News | 30 August 2016

U.S. Audit of Gender Bias in Research Funding Hits Data Roadblock

Gender bias in research funding is often cited as one potential factor holding women back from upward movement in STEM careers. In response to concerns about the existence of such a bias in federal research funding in the U.S., three Congresswomen - Rep. Louise Slaughter, Rep. Eddie Bernice Johnson, and Rep. Rosa DeLauro - asked the Government Accountability Office (GAO) in 2013 to perform an audit of research funding at six of the country's largest funding agencies: the National Science Foundation (NSF); Department of Health and Human Services (HHS); Department of Defense (DOD); Department of Energy (DOE); Department of Agriculture and National Aeronautic and Space Administration (NASA). The GAO planned to produce an interim report on how the agencies collect data and what factors influence the choice of grant recipients, followed by a full-length report identifying factors that may contribute to the gender bias as well as assessing compliance with gender nondiscrimination policies at federally-funded universities, and providing a set of recommendations for agencies to reduce the gender bias.

Preliminary results from NSF, the National Institutes of Health (NIH) under HHS, and the Department of Agriculture showed little evidence of gender bias, with a slight advantage to women at NSF and to men at NIH in the rate of successful grant awards. No conclusions could be drawn from data collected by the other three agencies in the audit, however--because there was no data. The investigators found that DOD, DOE and NASA - which collectively award over $3 billion - do not collect demographic information on the recipients of grant applicants or awardees.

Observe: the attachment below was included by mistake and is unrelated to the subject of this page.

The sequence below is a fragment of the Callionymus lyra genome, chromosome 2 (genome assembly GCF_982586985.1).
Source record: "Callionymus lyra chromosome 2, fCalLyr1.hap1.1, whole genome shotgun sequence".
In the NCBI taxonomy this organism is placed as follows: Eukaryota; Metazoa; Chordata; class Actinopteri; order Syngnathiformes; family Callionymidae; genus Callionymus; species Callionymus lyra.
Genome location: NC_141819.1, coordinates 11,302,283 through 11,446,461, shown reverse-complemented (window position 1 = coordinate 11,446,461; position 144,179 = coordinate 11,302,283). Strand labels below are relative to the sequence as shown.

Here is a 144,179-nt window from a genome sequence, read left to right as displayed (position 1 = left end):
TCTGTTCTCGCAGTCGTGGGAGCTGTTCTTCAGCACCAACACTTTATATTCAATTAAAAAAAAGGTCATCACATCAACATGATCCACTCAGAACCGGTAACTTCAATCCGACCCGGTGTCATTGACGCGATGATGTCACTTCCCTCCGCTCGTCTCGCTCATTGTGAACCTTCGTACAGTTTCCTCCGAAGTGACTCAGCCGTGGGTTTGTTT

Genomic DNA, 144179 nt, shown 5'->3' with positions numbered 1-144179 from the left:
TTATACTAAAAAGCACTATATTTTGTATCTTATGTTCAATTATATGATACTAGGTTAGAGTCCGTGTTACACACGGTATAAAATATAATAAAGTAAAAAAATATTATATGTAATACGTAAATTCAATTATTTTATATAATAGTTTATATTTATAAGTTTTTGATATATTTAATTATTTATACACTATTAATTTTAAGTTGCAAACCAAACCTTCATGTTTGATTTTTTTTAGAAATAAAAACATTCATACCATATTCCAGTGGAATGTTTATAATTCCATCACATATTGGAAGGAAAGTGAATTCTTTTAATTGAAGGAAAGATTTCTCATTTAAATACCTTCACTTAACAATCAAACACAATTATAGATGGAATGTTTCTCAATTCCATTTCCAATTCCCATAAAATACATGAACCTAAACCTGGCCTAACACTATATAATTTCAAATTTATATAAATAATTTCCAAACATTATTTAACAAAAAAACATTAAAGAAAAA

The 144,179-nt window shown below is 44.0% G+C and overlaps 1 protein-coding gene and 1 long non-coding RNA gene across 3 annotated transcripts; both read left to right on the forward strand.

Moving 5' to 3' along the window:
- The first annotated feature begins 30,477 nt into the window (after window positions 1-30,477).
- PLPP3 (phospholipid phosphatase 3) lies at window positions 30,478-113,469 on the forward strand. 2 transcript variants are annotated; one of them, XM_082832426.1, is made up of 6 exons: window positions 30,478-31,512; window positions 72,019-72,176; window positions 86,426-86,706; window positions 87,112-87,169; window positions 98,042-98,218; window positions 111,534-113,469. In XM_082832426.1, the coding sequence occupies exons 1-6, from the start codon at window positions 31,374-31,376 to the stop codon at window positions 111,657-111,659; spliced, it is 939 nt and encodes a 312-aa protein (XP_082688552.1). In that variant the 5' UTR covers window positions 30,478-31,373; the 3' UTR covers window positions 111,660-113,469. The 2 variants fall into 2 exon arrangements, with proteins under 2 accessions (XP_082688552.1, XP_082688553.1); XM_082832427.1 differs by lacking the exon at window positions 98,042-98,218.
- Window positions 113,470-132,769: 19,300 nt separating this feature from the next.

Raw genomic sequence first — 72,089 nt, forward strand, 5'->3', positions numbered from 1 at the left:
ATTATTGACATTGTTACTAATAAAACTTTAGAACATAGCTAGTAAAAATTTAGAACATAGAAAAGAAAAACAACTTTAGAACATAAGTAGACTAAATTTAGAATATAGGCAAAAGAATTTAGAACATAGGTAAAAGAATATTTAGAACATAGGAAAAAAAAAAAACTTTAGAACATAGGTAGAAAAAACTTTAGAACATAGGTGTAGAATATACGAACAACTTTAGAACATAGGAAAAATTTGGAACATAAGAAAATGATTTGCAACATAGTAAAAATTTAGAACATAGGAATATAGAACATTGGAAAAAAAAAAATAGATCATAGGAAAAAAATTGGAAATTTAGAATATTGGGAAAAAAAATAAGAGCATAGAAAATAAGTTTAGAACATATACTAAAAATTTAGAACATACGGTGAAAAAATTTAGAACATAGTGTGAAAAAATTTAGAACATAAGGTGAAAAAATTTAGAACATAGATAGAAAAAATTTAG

The three agencies who do not collect data reported that they did not collect demographic data on researchers either because they did not have any use for it, or because they were unsure of the legality of collecting such data. In a letter sent 8 April to the heads of DOD, DOE and NASA, Representatives Slaughter, Johnson and DeLauro stress the importance of collecting gender-disaggregated data and put to rest the notion of any prohibitions against it, urging the agencies to begin collecting this data as a matter of taxpayer interest.